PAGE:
A new generation of self-powered remote sensors enables connection of previously unconnectable remote assets. Groups like farmers, railway systems and utilities can now directly access cloud-based monitoring.
The breakthrough introduces the possibility of offering precise IIoT-based monitoring of remote systems. For example, agricultural irrigation systems, and valves on remote piping systems. It also has potential for security applications of remote locations and equipment.
Increased use of the cloud and IIoT is leading to the expansion of existing technologies to a wider audience. This has been brought about by new generations of Telemechanique self-powered remote sensors. Developed by Schneider Electric, they use Zigbee wireless to enabled remote transmission of up to 50 km.
The new self-powered remote sensors enable the transmission of a signal from a sensor to a remote transmission station up to 50 kilometres (31 miles) and routing to a cloud server. Markedly, due to their very low power consumption, the integrated lithium batteries have an operating life of up to 13 years
Applications include farming, mining engineers, highway transportation management personnel, operators of underground metro railway systems. Along with waste management firms and utility substation operators, users can easily access the benefits of the digital economy. Accessing the Industrial Internet of Things (IIoT) helps them drive profitability and efficiency gains.
Sensors are devices that detect and respond to environmental inputs. This includes position, pressure, or event-driven state changes. They then send a signal communicating that state change data to a remote device that converts the signal into human-readable information, usually on a display of some sort. In the industrial sector, many thousands of types of sensors exist.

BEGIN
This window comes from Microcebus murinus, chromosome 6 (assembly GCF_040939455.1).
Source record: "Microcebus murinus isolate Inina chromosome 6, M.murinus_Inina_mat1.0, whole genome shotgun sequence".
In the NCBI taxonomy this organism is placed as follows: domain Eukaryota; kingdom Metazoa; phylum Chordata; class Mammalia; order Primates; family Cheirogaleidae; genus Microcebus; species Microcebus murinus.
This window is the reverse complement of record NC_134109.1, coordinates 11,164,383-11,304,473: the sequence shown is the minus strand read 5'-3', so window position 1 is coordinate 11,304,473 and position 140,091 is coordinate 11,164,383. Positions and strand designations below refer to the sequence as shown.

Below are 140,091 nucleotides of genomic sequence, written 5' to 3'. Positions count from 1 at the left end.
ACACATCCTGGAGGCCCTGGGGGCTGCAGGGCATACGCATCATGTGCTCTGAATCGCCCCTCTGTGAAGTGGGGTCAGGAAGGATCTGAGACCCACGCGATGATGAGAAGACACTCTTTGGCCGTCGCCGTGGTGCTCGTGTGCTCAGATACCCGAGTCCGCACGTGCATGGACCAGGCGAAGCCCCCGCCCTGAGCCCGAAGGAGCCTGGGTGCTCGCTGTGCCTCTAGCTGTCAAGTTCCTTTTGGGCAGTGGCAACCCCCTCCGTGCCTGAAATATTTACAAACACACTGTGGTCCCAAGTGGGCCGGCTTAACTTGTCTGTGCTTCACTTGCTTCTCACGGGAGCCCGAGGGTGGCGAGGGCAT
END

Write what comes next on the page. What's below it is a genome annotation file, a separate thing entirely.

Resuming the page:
Self-powered remote sensors
IIoT has enabled factory floor and plant operators to gather sensor-driven data. Consolidating data into dashboards enables sophisticated analytics to support efficient management of operations. However, adding wired or wireless sensors to distant devices present problems due to distance constraints.
New LPWAN wireless technologies break through the 100-meter ceiling and reach way beyond, up to a 50-kilometer distance. As a result, IIoT benefits can now spread well beyond the factory floor. The new LPWAN enabled sensors connect to the cloud using antennas in the same way as mobile phones. Distance characteristics are also like mobile phone technology.
For a sensor to work only needs a transmitter within a 50-kilometer distance. Once transmitted to the cloud, server applications interpret the data. This is then transmitted to a laptop, or to an application on a tablet or mobile phone. Device purchase includes a five-year registration on the radio network from Schneier Electric.
Real application testing
Firstly, one of the test beds demonstrated an irrigation system for providing water to crops. Until now, irrigation ramps couldn’t support any type of sensor because the data created was not retrievable. In this application, remotely controlling the water pressure optimised efficiency and energy consumption.
The wireless network also supports soil moisture analysis to prevent over or under watering,
Secondly, a test bed monitored a distant valve for preventing accidental release of wastewater and harmful chemicals into a river or lake. Opening the valve sends information to an operator via an alarm on a mobile device.
To learn more about how industrial “sensing” capabilities can now be widely expanded Watch Cloud Connected Sensor video.